We increasingly recognize that Paul did not write his letter to the Romans primarily out of doctrinal concerns. Paul B. Fowler presses that insight home in this attentive, yet eminently readable, study of the letter's structure.
The principles of Fowler's reading are that rhetorical questions in Romans 3-11 structure the argument, not as responses to criticism but as Paul's careful guiding of the reader, and that these chapters, like the paraenesis in Romans 12-15, address specific circumstances in Rome. Careful attention to the rhetorical structure of the letter points to tensions between Jew and Gentile that aggravate the already precarious situation of the Roman congregation. In the course of his argument, Fowler explodes the common conceptions that Paul employs diatribal technique to answer objections and that he is primarily engaged in a debate with Jews.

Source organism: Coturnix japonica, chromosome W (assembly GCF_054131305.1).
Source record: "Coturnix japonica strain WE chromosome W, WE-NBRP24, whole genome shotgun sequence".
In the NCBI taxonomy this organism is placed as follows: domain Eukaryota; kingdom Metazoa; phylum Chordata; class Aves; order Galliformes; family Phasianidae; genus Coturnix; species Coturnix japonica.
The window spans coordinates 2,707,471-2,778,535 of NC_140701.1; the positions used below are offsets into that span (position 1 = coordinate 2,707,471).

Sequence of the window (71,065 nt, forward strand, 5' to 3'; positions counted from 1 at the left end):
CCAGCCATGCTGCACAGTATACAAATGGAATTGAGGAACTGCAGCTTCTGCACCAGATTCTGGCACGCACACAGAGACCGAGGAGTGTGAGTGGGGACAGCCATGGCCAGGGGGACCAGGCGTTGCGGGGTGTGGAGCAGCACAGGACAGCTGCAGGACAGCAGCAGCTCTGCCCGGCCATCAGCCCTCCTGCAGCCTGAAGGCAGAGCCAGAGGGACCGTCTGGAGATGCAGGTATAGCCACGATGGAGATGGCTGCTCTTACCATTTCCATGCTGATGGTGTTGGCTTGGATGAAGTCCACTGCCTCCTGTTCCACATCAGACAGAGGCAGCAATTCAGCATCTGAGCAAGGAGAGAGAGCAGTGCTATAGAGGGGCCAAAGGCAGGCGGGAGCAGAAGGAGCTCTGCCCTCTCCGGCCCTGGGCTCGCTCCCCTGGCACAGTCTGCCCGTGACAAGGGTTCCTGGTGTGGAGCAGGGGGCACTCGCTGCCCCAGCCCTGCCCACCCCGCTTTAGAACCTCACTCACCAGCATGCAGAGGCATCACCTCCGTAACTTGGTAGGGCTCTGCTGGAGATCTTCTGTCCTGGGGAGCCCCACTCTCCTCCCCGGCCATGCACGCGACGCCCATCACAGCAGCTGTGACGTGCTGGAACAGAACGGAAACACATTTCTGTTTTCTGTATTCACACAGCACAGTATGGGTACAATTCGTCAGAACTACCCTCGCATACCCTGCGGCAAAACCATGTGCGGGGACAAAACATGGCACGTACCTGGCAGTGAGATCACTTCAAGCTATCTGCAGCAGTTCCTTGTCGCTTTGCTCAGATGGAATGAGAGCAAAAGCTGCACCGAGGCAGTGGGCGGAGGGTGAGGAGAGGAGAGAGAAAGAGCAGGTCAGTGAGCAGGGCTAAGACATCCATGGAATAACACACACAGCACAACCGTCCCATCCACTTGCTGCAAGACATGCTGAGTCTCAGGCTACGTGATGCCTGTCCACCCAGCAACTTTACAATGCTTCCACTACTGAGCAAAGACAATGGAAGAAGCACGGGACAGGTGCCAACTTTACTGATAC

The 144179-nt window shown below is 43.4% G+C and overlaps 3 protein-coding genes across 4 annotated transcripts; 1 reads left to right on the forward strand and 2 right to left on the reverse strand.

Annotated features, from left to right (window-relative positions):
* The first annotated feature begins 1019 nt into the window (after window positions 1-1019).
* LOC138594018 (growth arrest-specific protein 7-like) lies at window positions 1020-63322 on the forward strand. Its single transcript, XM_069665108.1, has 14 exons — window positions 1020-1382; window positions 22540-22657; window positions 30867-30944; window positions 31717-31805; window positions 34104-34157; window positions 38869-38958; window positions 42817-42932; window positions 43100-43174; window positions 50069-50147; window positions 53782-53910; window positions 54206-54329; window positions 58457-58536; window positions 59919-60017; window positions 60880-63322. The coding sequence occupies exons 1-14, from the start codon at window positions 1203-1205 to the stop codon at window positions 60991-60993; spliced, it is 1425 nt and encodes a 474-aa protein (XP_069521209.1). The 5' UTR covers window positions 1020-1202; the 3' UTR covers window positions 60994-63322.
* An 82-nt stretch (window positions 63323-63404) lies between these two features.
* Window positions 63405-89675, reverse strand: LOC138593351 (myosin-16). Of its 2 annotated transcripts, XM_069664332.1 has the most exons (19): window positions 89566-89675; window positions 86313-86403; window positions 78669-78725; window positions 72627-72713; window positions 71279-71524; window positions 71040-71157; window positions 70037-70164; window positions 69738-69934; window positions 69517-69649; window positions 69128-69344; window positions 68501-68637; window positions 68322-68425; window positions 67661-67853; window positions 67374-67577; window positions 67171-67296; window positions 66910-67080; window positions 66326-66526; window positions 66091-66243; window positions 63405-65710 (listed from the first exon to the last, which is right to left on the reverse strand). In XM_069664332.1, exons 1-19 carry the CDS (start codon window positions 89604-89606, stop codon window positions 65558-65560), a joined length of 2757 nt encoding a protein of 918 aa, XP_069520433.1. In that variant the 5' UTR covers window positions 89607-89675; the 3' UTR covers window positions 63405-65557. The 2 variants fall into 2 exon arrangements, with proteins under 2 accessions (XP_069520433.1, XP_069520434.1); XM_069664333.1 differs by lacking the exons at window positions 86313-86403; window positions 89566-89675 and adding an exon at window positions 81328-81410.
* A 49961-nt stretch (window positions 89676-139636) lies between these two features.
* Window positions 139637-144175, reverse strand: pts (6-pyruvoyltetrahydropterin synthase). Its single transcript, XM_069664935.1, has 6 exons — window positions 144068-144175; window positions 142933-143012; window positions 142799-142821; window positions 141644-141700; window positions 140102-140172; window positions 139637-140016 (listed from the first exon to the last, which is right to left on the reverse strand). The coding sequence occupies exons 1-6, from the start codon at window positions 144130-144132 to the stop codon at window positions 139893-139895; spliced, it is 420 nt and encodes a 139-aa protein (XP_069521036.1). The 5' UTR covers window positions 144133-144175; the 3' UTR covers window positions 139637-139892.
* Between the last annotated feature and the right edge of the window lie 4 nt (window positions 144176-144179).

In short, Fowler demonstrates that the apostle is not writing defensively, but responding with sensitivity to the volatile atmosphere caused by Claudius's expulsion of some Jews from Rome. The book includes an appendix on rhetorical devices and another on epistolary formulas in Paul's letters.